Following my entry late last week on rising costs in veterinary care, I received this commented question: Is it a veterinary responsibility to educate clients about pet health insurance and other ways in which they can meet their financial obligations to their pets?
Here’s a snippet of the exchange that followed Are Your Veterinary Costs Rising? Who Do YOU Blame? (copied verbatim from the comments section):
I'm not sure...
by wickets on 05/06/2011 08:31am
why you have to defend price increases for they pretty much are a fact of life, but its really a shame that vets are so slack in their educating the customers about pet insurance and other types of payment schemes
reply by Newfie Mom on 05/06/2011 11:34am
Do you expect your human doctor to educate you on health insurance? Or is it your responsibility to research the options? Veterinarians are educated to provide health care, not to help their clients figure out how to pay for the their animals. That said, every single veterinary clinic I've been to in the last 5 years has brochures available on pet insurance. Seems to me that they're going above and beyond their duty.
reply by ASDMarlene on 05/06/2011 03:51pm
I agree it would be good if maybe the receptionists would discuss financing of vet care with their clients, explaining options, encourage people to look into pet insurance and so on. More pets may get healthcare that way and it could increase business for the clinic if people feel that they can have some kind of choice when it comes to being able to afford veterinary care. A big cost factor are medications and many pet owners do not know that they could ask for a script or get medicines online with their veterinarian's prescription. When they find out, they feel betrayed, it would be better to give people a choice, do you want to buy from us or do you want a script. I have met so many pet owners who resort to giving their pets inappropriate medicines because a trip to the vet for a problem cost them more than they can afford, if they could get the medicines for less money, they would have more funds to take their pet to the vet again for other problems, but if they feel it always costs them more than they can afford, the vet and the pets all lose.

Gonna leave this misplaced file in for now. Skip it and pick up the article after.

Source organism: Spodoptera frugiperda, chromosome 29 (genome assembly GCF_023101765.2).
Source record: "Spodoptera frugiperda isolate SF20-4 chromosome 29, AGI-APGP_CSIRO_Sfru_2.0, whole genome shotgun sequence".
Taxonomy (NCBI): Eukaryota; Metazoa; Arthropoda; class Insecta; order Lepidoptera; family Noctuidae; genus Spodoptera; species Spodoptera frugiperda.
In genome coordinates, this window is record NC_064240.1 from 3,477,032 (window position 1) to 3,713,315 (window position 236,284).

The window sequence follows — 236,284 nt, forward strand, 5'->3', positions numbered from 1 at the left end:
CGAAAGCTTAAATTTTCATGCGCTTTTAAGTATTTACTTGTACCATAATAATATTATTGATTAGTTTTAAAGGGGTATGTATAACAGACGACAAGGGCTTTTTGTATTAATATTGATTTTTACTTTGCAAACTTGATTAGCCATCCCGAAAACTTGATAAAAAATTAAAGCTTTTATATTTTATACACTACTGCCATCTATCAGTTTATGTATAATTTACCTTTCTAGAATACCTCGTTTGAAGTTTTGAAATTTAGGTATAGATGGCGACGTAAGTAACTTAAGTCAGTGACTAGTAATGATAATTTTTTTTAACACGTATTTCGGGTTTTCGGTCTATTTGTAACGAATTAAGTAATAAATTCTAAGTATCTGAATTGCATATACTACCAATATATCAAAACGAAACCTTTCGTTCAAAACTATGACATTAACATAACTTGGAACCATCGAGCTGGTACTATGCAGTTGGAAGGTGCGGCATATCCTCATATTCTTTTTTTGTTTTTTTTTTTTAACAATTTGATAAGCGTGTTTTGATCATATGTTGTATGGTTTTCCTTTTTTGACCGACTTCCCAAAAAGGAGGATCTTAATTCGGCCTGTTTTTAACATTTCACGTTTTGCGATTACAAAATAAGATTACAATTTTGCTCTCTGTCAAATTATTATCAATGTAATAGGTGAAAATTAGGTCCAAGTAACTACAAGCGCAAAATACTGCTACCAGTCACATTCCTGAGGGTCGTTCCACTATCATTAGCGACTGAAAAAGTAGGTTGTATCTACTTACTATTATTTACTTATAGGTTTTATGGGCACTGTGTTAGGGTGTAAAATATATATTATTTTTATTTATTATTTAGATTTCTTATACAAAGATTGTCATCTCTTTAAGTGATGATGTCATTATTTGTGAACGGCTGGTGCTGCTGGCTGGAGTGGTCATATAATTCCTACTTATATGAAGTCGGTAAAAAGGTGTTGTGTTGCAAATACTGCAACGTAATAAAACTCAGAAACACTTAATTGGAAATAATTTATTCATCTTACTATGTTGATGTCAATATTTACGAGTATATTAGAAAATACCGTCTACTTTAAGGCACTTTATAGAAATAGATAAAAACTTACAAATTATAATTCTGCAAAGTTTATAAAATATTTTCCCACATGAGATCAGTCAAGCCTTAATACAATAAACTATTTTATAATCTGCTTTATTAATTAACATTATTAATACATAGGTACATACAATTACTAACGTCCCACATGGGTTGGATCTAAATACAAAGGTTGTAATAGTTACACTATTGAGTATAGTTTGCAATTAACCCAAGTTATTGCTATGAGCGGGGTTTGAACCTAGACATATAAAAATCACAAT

I don't try to take away the profit my vet makes, but at the same time I need to find a middle ground so I can afford the visits.
Interesting issue. What is the veterinarian’s responsibility in introducing pet health insurance information to the patient’s caregiver?
I’m of two minds on this issue:
One half believes that anything I can do to reduce the frequency of so-called "death by estimate" (AKA, financial euthanasia) and relieve other obstacles to superior healthcare is absolutely my responsibility.
The other says I go above and beyond already when I actively bring this product to the fore during my wellness discussions (puppy visits, mostly). It’s the owner’s responsibility to fulfill their financial obligations to their pets.
To be honest, I side more with the first half of me, rendering my math somewhat sloppy, but you get what I mean. It’s not so black and white. Take the pet owners who’ve been to our hospital exactly twice in as many years:
The first time kitty’s leg had been mangled. It got amputated to the tune of $750 or so. We’d talked about pet insurance back then. The second time he was blocked (as in complete urinary obstruction). Which almost got him euthanized. Keeping costs at their barest, he was ultimately saved for $450. Saved for now, anyway. Because urinary obstructions tend to recur.
In this case I met my obligation to mention the product, even so far as to reference the brochures in the waiting room. But I didn’t impress upon my client that pet insurance was a potentially life saving tool; that future emergencies should be considered; that paying for a pet was a big responsibility.
Sure, so that goes above and beyond, perhaps. But here’s what I keep coming back to: When it’s the pet who wins or loses, does it really matter where the responsibility lies?
What do you think?
Dr. Patty Khuly